#1
I have just bought a glass slide as I recently found out about Derek Trucks and absolutely fell in love but i'm not so sure where to start and that is why I have made this thread.
What styles should i learn to play like Derek Trucks, Many Thanks.
#2
He was very influenced by early blues guitarists from the 40s, 50s, 60s etc. But also stuff like the Allman brothers(he played with them for awhile) or Clapton. Bluesy guys like that.
#3
30 years of practice.

As already said, loads of Allman Brothers, he has played with them for a long time.

Start simple. Learn to use open tunings, especially G and D. Find some of the older blues recordings and try those, Derek is really hard to match, I've been playing slide since the 70's and won't even try to match his work.

Slide is not that hard, but a couple of things you have to remember. The slide bar should be placed directly over the fret, not between them the way you play regular guitar. If you do that you'll be out of tune. The slide bar is a movable fret. Develop a light touch. You only have to hold the bar against the string with enough pressure to make the note sound out. practice by getting one note at a time to sound clear and with good sustain. I practiced a lot with just one finger, and no slide bar, to train my hand to do what I wanted with just one finger.

You can hold the slide bar on either the pinkie or ring finger. Derek uses his ring finger. So do I, since I found it more comfortable. Johnny Winter used his pinkie, same as Eric Clapton and many other slide players I've seen. Derek Trucks and Warren Haynes both use their ring fingers. I think Duanne Allman used his pinkie, but not positive. With the pinkie you can also use the other fingers a lot more to make chords with the slide bar still on the pinkie. I have a damaged tendon, I can't use other fingers either way.

Use your index finger to mute strings you don't play most of the time. Once you get fairly proficient, you'll also find occasions you want the other strings to sound, for the overtones they produce. But start by getting proficient with muting using the index finger. It's very helpful, especially on electric guitar. Do this by very lightly laying your index finger all the way across the strings to mute unwanted notes between the slide bar and the guitar nut that will create unwanted overtones. and at other times, you may want those overtones, just don't mute. But learn by muting it.

Learn to use hammer ons and pull offs at the first 3 frets with open strings. Very useful.

Most slide players prefer to finger pick. I play both with and without a pick, but I learned to finger pick many years ago on regular guitar too, and it's very useful for acoustic guitar too. Johnny Winter used a thumb pick and bare fingers. I've seen others do that and all finger picks too. Also, when you finger pick, this is not easy to describe, you can mute a string you just played with another finger, to keep it from sounding on top of a second note, you do want to hear. That takes a lot of time and practice, but is great when doing slide leads. You can play one note, then another, and almost instantly mute the first note with another finger so it stops and doesn't come out on top of the second note...It takes a lot of practice, but you can mute notes pretty quick once you get the hang of it.

Start with some simple songs, and work your way up. Work on mostly rhythm parts first.I didn't, the first song I ever learned was Statesboro Blues, early Allman Brothers with Duanne playing slide. Tough song to learn, but I like a challenge...Start with something simpler, it took me a long time, and I used a Zippo lighter held between middle and index fingers, I didn't have a slide bar and commercial ones didn't exist, I couldn't find a bottle that fit my finger, so I improvised with a lighter. 15 years later I finally found a commercially made brass bar, now I have a half dozen antique medicine bottles for electric and still use the old brass one for acoustic.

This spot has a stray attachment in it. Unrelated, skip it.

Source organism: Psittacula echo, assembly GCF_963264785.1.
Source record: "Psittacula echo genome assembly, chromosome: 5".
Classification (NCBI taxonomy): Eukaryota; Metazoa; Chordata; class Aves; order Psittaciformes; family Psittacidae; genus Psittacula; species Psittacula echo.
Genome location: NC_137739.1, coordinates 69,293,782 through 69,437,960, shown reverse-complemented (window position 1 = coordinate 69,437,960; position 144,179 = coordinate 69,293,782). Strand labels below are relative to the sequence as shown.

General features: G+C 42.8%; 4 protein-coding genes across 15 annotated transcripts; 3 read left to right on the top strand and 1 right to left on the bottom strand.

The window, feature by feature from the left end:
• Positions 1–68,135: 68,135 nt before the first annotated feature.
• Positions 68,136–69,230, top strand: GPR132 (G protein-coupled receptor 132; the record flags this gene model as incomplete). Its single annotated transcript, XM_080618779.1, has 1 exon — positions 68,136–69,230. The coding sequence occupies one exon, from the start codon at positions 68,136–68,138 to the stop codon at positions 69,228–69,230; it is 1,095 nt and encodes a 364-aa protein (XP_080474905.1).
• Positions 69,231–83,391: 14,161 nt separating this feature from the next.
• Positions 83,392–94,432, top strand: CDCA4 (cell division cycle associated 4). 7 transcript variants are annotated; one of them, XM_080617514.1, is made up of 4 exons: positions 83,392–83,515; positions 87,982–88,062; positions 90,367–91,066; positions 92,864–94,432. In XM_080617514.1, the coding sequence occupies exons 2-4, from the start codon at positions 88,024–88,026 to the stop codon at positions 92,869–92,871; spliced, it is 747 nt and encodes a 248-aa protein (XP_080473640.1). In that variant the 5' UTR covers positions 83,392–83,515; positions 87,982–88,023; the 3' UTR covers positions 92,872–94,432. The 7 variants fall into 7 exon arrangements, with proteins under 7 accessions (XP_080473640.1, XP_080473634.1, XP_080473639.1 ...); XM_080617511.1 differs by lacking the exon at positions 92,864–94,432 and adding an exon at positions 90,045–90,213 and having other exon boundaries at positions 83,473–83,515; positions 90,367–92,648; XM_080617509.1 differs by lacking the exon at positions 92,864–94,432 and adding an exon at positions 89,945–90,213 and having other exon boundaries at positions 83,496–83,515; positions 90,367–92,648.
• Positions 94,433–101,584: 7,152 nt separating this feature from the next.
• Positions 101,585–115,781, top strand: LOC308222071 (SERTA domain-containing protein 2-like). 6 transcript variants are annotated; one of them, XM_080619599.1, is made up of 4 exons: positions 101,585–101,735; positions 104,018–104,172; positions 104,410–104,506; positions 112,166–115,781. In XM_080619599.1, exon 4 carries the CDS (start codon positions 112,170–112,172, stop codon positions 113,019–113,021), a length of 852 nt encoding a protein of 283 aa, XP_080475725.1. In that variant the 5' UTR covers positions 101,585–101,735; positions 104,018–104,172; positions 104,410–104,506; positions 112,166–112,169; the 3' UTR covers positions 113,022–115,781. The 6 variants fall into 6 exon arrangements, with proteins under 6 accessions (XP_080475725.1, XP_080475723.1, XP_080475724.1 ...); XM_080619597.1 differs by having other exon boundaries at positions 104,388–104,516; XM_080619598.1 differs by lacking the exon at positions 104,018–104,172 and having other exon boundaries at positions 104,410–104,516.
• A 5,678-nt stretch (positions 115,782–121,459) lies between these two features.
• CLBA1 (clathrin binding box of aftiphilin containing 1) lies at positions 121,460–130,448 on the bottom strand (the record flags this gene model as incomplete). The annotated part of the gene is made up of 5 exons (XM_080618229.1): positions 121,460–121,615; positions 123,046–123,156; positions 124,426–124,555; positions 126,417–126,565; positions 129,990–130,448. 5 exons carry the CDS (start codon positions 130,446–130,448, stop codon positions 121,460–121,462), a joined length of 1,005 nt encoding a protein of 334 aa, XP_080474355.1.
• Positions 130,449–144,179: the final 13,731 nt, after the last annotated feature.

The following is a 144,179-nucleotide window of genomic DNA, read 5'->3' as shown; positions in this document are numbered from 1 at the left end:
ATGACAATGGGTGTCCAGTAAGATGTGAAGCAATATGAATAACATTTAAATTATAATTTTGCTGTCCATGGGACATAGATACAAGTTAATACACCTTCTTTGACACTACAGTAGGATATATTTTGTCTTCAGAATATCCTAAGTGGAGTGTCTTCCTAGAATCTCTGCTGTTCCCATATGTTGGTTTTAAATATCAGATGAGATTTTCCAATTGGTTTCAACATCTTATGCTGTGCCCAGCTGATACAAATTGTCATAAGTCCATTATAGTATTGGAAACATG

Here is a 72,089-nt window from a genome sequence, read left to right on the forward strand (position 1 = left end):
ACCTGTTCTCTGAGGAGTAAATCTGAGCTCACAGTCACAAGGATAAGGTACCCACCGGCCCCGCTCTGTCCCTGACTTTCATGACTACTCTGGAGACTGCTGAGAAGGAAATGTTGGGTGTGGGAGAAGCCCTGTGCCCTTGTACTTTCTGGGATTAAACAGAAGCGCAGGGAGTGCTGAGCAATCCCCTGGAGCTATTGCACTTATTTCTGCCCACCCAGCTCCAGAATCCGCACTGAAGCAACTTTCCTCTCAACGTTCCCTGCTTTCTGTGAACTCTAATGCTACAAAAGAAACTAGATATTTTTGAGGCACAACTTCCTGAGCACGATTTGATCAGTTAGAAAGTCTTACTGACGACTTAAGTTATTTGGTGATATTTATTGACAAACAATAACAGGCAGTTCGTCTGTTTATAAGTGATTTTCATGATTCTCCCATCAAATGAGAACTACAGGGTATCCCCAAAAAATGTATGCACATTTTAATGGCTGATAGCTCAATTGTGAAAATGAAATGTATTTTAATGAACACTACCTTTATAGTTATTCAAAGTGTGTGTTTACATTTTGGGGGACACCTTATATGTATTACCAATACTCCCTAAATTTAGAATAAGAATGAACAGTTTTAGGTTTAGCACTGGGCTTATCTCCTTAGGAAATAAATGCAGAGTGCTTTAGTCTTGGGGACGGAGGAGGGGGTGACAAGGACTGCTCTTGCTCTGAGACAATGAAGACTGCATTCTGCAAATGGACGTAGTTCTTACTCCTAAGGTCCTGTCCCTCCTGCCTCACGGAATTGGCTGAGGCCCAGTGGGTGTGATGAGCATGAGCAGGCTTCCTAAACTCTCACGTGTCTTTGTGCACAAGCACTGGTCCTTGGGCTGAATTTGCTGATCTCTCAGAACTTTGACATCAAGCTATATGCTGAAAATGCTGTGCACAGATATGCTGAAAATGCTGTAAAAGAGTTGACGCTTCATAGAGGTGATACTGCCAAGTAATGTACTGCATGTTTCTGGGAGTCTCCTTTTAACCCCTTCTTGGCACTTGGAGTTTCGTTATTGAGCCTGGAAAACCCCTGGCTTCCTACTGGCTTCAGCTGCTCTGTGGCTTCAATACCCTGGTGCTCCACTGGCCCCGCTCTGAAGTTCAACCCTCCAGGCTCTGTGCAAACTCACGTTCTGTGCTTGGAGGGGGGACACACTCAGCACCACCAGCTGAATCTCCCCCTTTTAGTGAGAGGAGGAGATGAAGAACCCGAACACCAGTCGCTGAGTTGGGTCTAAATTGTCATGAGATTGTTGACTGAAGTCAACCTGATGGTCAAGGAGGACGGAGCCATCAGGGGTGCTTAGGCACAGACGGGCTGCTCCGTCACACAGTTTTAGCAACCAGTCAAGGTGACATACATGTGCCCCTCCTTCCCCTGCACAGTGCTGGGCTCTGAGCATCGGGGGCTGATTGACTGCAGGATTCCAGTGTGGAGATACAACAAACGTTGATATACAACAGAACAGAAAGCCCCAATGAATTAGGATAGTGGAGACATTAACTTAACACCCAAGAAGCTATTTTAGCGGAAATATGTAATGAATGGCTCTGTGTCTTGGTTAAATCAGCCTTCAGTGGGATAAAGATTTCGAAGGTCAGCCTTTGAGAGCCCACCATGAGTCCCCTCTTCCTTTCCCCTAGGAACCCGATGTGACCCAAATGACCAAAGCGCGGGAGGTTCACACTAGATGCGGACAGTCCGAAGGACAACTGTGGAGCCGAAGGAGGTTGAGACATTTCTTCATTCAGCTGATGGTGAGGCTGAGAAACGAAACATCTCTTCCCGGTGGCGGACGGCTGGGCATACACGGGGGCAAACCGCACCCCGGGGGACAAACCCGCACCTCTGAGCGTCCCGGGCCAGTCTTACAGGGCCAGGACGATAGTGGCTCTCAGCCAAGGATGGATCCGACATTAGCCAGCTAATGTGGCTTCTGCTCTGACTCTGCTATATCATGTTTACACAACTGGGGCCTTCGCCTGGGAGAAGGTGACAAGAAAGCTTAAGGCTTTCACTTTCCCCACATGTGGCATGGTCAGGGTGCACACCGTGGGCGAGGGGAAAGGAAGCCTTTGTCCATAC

Hmmm...I wonder what this button does...
#4
Quote by Paleo Pete
30 years of practice.


Well, it's 30 years now, but e's been playing like that since he was like 16. No joke. Trucks is a monster.

First, Trucks plays mostly slide in open E. If you want really authentic Trucks sound, you gotta do that.

Second, he's one of the most expressive and technically subtle guitarists out there. He might be more natural and expressive than guys like SRV, Knopler, or Carlton. That takes a lot of technique and real focus on emoting.

Last, you can get a good start on his style by digging into classic blues, as well as a little jazz and eastern/Indian traditional music.

His typical approach is pretty straightforward blues, but he does a LOT of movement between major and minor pentatonic. On less bluesy tunes, he emphasizes 7ths and 3rds quite a bit. I'd suggest working out some of his licks and solo melodies and analyzing them for chord tones and non-chord tones.

You can definitely approach his style without playing slide or open E, though the articulation won't be exactly the same. He really epitomizes "soul", and it takes a lot of practice to maintain that level of intensity.
#5
Quote by cdgraves
. Trucks is a monster.


That's an understatement...I love listening to that guy. Thought he had to be using either open D or E, but wasn't sure and never tried to figure it out. I've also seen him play some killer slide in standard tuning. Only way I knew was he was using straight guitar chords too. Pulled a slide bar out of his pocket and just killed him some slide...
Hmmm...I wonder what this button does...